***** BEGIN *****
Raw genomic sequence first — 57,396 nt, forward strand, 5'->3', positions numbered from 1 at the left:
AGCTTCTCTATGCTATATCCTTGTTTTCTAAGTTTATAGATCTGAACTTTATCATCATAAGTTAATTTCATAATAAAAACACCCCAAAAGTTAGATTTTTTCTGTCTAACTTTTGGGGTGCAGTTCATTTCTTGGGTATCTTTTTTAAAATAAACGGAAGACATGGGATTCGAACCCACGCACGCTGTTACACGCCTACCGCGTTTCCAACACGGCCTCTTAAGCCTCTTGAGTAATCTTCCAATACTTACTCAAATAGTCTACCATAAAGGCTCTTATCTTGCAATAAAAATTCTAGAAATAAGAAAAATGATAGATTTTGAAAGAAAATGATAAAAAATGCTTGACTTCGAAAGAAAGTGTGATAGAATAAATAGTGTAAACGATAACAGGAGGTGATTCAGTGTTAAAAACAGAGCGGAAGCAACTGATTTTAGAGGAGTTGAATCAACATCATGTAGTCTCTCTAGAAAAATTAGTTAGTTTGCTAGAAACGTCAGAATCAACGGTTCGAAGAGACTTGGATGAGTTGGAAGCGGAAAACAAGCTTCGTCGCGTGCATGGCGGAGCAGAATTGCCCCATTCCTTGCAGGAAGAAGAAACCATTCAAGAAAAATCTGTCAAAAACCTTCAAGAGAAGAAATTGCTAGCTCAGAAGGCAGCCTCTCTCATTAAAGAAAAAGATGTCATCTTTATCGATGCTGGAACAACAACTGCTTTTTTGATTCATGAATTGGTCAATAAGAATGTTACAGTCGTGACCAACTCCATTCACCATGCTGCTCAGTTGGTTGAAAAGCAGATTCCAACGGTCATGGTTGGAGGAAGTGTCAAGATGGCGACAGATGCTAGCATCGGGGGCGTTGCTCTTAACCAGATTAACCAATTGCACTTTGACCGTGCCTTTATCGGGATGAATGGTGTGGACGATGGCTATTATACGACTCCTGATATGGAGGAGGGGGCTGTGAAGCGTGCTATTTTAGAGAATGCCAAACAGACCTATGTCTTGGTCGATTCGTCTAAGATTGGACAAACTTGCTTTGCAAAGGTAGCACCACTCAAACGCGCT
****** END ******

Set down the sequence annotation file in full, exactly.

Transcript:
Raw genomic sequence first — 57,396 nt, forward strand, 5'->3', positions numbered from 1 at the left:
AGCTTCTCTATGCTATATCCTTGTTTTCTAAGTTTATAGATCTGAACTTTATCATCATAAGTTAATTTCATAATAAAAACACCCCAAAAGTTAGATTTTTTCTGTCTAACTTTTGGGGTGCAGTTCATTTCTTGGGTATCTTTTTTAAAATAAACGGAAGACATGGGATTCGAACCCACGCACGCTGTTACACGCCTACCGCGTTTCCAACACGGCCTCTTAAGCCTCTTGAGTAATCTTCCAATACTTACTCAAATAGTCTACCATAAAGGCTCTTATCTTGCAATAAAAATTCTAGAAATAAGAAAAATGATAGATTTTGAAAGAAAATGATAAAAAATGCTTGACTTCGAAAGAAAGTGTGATAGAATAAATAGTGTAAACGATAACAGGAGGTGATTCAGTGTTAAAAACAGAGCGGAAGCAACTGATTTTAGAGGAGTTGAATCAACATCATGTAGTCTCTCTAGAAAAATTAGTTAGTTTGCTAGAAACGTCAGAATCAACGGTTCGAAGAGACTTGGATGAGTTGGAAGCGGAAAACAAGCTTCGTCGCGTGCATGGCGGAGCAGAATTGCCCCATTCCTTGCAGGAAGAAGAAACCATTCAAGAAAAATCTGTCAAAAACCTTCAAGAGAAGAAATTGCTAGCTCAGAAGGCAGCCTCTCTCATTAAAGAAAAAGATGTCATCTTTATCGATGCTGGAACAACAACTGCTTTTTTGATTCATGAATTGGTCAATAAGAATGTTACAGTCGTGACCAACTCCATTCACCATGCTGCTCAGTTGGTTGAAAAGCAGATTCCAACGGTCATGGTTGGAGGAAGTGTCAAGATGGCGACAGATGCTAGCATCGGGGGCGTTGCTCTTAACCAGATTAACCAATTGCACTTTGACCGTGCCTTTATCGGGATGAATGGTGTGGACGATGGCTATTATACGACTCCTGATATGGAGGAGGGGGCTGTGAAGCGTGCTATTTTAGAGAATGCCAAACAGACCTATGTCTTGGTCGATTCGTCTAAGATTGGACAAACTTGCTTTGCAAAGGTAGCACCACTCAAACGCGCT